Papal Prophecy? Cartoonist Foresaw Pope's Resignation
The day before it happened, a German page-a-day calendar prophesied the pope's resignation, and then lightning struck St. Peter's Basilica in Rome. Were these mysterious events just coincidence or a sign from God?
On Monday morning he tore off a page from his daily calendar, just like any other day. But then a bit later he heard the news on the radio: Pope Benedict XVI was resigning.
"I was a bit shocked," says Jürgen Holtfreter.
Certainly the announcement came as shock to many, but Holtfreter was positively mystified. The calendar he had updated was his own -- a page-a-day cartoon calendar called "Karicartoon" that he produces each year. The cartoon that he tore away from the day before, Sunday February 10, happened to be of the pope winning the lottery.
"Holy sack of straw!," the pope thinks as he sees all of his numbers come up on the televized lottery results. Then, the thought bubble became prophetic. "I'm quitting tomorrow!" it reads.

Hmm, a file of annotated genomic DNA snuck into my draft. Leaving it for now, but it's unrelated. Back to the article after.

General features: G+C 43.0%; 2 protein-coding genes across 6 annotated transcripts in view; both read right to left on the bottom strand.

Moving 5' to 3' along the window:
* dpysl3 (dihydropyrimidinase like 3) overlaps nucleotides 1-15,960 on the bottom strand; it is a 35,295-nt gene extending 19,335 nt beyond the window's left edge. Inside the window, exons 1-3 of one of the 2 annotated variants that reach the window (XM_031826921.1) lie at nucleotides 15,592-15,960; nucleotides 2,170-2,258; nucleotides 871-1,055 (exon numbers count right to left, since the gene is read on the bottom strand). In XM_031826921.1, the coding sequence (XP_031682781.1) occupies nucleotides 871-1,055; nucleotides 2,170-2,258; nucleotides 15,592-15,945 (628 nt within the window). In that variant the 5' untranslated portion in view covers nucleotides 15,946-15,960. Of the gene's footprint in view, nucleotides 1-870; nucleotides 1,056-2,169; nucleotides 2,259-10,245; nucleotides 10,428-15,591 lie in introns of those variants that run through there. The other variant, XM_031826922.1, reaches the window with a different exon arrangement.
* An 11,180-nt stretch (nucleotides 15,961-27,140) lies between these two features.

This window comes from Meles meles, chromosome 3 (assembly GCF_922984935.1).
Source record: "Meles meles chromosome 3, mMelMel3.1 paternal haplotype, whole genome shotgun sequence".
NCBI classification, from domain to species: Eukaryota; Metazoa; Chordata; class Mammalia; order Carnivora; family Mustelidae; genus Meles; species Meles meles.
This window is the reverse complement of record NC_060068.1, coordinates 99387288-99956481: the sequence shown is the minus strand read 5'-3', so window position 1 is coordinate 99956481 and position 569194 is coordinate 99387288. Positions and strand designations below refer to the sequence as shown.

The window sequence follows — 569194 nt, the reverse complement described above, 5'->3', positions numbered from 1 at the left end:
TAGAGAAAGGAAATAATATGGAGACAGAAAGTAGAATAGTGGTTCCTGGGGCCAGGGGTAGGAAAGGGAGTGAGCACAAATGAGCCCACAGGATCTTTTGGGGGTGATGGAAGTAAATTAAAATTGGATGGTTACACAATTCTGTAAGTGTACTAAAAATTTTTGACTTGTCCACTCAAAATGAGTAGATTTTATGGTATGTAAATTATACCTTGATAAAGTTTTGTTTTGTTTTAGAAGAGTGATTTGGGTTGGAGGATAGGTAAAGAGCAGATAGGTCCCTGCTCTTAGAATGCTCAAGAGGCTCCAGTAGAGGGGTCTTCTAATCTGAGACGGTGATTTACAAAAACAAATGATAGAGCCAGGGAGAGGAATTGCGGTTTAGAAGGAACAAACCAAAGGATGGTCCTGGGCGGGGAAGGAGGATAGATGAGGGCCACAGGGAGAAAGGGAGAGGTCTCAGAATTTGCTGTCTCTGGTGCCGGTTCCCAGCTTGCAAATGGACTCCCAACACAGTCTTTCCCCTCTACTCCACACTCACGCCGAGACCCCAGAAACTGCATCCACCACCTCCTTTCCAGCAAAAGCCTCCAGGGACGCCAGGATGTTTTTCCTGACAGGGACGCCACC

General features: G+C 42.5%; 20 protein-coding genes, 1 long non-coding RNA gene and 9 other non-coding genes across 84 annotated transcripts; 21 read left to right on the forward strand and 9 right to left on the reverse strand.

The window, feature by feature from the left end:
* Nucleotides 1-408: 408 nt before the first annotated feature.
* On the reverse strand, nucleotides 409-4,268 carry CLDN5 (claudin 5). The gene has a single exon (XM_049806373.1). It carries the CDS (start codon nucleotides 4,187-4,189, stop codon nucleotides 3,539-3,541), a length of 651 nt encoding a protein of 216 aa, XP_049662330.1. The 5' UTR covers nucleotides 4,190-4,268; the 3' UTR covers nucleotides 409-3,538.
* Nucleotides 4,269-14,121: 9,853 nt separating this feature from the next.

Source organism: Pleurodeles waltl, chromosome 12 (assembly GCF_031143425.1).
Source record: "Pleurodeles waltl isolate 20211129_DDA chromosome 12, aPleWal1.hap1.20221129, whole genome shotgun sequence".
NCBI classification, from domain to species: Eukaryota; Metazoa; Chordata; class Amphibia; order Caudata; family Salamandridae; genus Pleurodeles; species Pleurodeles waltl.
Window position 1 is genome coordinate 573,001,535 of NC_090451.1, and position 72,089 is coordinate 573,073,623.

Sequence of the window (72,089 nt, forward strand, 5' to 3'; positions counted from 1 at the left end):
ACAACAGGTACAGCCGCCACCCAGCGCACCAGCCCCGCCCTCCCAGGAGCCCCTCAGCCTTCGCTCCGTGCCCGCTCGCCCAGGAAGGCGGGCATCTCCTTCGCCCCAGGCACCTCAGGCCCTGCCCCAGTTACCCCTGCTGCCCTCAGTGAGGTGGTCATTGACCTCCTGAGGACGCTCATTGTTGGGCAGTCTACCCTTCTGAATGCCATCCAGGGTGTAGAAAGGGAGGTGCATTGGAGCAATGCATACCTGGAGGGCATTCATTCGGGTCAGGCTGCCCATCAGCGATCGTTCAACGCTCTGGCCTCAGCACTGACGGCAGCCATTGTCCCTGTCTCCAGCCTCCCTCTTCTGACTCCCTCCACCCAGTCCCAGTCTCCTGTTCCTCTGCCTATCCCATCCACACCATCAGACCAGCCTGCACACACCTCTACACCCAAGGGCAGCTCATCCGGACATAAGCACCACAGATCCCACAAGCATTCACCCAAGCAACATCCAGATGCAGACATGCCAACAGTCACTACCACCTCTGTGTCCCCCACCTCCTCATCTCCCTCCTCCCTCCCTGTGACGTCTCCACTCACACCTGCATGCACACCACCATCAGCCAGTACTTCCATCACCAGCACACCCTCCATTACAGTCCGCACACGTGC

And then, as though the cartoon had predicted the future, Pope Benedict XVI announced he was stepping down.
Holtfreter says the 2013 calendar was finished around Easter of 2012. It was a coincidence "as unlikely as a lottery win," says cartoonist Katharina Greve, who originally created the prophetic drawing about a year and a half ago for the German weekly Frankfurter Allgemeine Sonntagszeitung.
"The pope is one of my favorite figures; the church is an institution with big joke potential," Greve adds.
The cartoon wasn't the only strange coincidence on that day, though. On Monday evening, two photojournalists and a BBC video captured stunning images of a bolt of lightning striking St. Peter's Basilica at the Vatican late on Monday afternoon after the pope's announcement. And this after one of his senior cardinals, Angelo Sodano, had made the widely quoted comment that Benedict's move was a "bolt of lightning in a clear blue sky."
Mere coincidences, or a message from beyond?
© SPIEGEL ONLINE 2013
All Rights Reserved
Reproduction only allowed with the permission of SPIEGELnet GmbH